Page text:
According to Tennessee’s transportation chief, we are on the verge of a paradigm shift thanks to self-driving cars, which present the biggest challenge for road planners since the invention of the automobile. Self-driving cars could be described as a revolution that could dramatically alter the priorities of road designers – as well as the safety of your daily commute.
In the United States, 33,000 people lose their lives in traffic accidents every year. A Google representative once compared that number to a 737 falling out of the sky and crashing nearly five days a week for the entire year, something that would be completely unacceptable in the world of air travel. More than 90 percent of these auto accidents are due to human error – something that computers do not have to worry about.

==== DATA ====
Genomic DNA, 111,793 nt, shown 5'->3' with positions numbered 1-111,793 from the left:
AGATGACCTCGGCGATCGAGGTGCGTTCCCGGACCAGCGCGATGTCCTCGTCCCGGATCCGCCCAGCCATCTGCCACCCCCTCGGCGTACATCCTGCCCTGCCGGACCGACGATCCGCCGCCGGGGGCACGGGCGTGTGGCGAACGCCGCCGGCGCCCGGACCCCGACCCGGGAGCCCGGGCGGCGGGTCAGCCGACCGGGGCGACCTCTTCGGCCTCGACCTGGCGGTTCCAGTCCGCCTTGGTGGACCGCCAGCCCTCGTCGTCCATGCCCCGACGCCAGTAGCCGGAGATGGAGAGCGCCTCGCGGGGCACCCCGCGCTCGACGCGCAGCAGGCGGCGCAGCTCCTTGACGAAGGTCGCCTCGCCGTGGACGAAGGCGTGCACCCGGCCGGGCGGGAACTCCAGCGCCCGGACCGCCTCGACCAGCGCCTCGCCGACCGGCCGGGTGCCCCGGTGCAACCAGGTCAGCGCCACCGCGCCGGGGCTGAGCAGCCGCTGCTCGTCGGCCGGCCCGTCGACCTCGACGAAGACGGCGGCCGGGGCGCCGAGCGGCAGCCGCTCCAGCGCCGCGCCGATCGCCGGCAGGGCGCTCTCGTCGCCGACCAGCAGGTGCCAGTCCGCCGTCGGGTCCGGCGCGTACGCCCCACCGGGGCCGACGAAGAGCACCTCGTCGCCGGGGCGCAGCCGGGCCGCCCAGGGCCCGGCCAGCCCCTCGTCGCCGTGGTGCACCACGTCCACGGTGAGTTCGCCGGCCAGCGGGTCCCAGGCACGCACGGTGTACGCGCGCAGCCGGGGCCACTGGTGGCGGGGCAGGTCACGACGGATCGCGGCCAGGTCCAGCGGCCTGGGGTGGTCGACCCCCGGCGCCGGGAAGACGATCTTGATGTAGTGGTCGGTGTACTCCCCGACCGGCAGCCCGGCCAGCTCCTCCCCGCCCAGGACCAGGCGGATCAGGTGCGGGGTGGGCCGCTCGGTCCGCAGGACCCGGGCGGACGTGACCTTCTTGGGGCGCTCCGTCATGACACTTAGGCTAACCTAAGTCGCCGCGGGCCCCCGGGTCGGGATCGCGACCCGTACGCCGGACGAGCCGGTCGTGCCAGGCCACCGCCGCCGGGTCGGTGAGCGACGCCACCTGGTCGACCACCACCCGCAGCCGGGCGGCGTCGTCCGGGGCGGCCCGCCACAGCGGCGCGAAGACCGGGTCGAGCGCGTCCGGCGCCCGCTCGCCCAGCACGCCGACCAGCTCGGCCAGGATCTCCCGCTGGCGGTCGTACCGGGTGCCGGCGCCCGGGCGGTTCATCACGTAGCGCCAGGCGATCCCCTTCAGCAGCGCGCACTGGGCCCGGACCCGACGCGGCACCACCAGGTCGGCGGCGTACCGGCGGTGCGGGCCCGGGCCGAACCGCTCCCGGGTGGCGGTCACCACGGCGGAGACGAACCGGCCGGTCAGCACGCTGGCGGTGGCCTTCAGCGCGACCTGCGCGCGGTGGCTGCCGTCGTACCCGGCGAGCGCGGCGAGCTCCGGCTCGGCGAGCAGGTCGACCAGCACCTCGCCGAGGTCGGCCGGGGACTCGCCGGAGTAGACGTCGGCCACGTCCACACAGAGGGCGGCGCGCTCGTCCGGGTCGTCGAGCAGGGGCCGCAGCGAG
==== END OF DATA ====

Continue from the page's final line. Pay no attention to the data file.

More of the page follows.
While complete automation has yet to be achieved on a wide scale, active safety features such as forward-collision warning with automatic emergency braking have already reduced rear-end crashes by 40 percent, according to the Insurance Institute for Highway Safety.
Do People Want Fully Autonomous Vehicles?
Despite the potential benefits, there has been some resistance to the idea of a fully autonomous future. A recent survey by Volvo indicated that over 92 percent of respondents still wanted a steering wheel in future vehicles so that they can take over driving at any moment. Another study by AAA showed 84 percent of respondents not wanting semi-autonomous features in their next vehicle, because they trust their own driving ability over a computer’s.
But, in the immortal words often attributed to Henry Ford, “If I had asked people what they wanted, the would have said faster horses.”
Psalm 32:8, “I will instruct you and teach you in the way you should go; I will counsel you with my eye upon you.”